World Health Organization results: Passive Smoking in Childhood Prevents Lung Cancer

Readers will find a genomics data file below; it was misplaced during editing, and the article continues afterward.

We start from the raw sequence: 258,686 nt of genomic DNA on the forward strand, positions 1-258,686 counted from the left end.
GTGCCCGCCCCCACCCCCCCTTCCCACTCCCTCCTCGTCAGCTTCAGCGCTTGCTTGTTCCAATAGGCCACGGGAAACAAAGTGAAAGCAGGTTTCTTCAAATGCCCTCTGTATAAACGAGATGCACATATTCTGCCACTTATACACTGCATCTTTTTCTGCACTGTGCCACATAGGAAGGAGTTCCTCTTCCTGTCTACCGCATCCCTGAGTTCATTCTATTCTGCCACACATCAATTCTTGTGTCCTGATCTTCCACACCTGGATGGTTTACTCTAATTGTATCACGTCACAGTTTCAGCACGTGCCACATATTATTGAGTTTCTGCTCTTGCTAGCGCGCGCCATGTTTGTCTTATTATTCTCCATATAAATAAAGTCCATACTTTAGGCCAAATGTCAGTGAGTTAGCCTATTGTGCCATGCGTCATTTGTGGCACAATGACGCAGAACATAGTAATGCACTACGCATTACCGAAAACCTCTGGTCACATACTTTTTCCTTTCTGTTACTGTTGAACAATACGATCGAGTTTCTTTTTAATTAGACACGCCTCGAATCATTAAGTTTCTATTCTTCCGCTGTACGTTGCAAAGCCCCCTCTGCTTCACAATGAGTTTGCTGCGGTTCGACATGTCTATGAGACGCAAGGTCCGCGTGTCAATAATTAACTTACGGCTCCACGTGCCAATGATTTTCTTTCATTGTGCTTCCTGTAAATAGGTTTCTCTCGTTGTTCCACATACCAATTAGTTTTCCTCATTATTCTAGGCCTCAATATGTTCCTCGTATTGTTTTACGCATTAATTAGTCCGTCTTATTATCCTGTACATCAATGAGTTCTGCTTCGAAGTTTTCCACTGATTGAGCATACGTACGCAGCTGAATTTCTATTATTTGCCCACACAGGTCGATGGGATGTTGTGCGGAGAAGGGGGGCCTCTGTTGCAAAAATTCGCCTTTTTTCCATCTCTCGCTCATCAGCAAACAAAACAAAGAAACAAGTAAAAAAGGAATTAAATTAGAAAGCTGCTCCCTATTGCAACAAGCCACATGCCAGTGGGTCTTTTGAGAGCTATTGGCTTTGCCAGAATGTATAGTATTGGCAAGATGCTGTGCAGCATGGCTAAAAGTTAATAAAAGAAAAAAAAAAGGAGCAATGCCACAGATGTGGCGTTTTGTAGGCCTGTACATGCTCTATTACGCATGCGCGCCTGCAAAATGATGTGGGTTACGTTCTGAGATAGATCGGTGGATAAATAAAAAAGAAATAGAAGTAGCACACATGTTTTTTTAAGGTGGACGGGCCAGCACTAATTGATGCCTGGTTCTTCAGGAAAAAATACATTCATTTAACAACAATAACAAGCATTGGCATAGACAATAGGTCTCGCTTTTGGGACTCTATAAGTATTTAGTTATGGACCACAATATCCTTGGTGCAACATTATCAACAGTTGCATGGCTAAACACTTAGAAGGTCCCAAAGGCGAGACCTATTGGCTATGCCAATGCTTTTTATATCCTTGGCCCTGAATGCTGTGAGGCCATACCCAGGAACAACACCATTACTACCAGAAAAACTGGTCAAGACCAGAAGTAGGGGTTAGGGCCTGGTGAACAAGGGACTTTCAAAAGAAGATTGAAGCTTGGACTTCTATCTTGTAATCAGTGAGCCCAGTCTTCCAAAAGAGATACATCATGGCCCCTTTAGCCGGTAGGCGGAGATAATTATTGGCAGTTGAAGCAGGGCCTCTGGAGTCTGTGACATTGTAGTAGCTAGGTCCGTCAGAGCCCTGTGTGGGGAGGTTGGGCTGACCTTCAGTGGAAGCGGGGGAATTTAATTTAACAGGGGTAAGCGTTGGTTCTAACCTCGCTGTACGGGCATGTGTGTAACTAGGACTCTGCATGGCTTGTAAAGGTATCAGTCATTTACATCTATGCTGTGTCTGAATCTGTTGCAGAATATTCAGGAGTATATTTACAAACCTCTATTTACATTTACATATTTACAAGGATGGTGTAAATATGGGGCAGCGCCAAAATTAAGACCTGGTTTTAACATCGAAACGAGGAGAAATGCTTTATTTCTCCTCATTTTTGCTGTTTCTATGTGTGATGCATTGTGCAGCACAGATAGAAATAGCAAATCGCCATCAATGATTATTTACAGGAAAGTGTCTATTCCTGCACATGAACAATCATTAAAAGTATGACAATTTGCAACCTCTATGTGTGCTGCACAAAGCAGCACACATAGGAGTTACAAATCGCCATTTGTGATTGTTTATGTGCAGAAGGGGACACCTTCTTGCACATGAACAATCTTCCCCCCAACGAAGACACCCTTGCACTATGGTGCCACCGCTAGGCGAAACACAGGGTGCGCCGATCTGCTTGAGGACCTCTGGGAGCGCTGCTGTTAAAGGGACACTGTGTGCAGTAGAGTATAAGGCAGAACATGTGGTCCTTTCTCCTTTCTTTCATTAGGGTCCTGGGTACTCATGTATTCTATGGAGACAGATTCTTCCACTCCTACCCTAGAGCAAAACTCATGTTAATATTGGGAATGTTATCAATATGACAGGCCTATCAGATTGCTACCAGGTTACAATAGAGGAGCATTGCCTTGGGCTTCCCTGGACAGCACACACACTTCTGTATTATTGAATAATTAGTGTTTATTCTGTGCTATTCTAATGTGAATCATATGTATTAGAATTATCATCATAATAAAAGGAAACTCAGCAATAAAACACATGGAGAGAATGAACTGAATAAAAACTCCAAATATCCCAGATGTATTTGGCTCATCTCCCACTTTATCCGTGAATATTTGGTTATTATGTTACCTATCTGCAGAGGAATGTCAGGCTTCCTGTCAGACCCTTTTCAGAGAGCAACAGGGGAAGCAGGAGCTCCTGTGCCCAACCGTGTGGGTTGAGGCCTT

This study, conducted for WHO, the largest yet case-control study of PS and lung cancer, showed that children exposed to PS were 22% less likely to develop lung cancer than those who were not so exposed. (WHO1). The odds ratio was 0.78, with 95% confidence interval 0.64- 0.96 .A very similar result had earlier been obtained by Brownson et al (http://members.iinet.com.au/~ray/b.html) This clear, statistically significant result, is then contradicted by the author's false words " CONCLUSIONS: Our results indicate no association between childhood exposure to ETS[PS] and lung cancer risk." This statement is more than simply untrue. I do not believe that 27 co-authors can have failed to notice that their statement is contradicted by their results. It is a lie, a reversal of the truth, a calculated deception of the reader. This abuse of science is compounded by the press release issued by WHO(WHO2). This presents only the non-significant results for workplace and spousal exposure. The significant protective effect of childhood exposure is not mentioned. Such arrogant deception of the public by health officials is regrettably all too common. People have told me in the past that they expect public servants to tell us lies. I do not. I expect them to tell us the truth. The response of other scientists to this work has been extraordinary. Such a large and protracted study and one which was conducted for so prestigious a body as WHO could not be ignored. And so it appears in the reference lists of about forty other papers. (See the list at the end of the paper.) The non-significant spousal and workplace exposures are mostly treated as if they were significant, a statistical solecism which has wrongly become acceptable practice. But the response to the childhood exposure is more troublesome. A definitive trial which should have shown that childhood exposure to passive smoking increases the risk of lung cancer has shown the opposite: children exposed to passive smoking are less likely to later develop lung cancer than those not so exposed.. This problem is is resolved by a simple expedient: quote the paper, don't mention the result. It could have been taken from Fawlty Towers: "Don't mention the children". And they don't. (WHO1) (WHO2) Installed 29 April 2007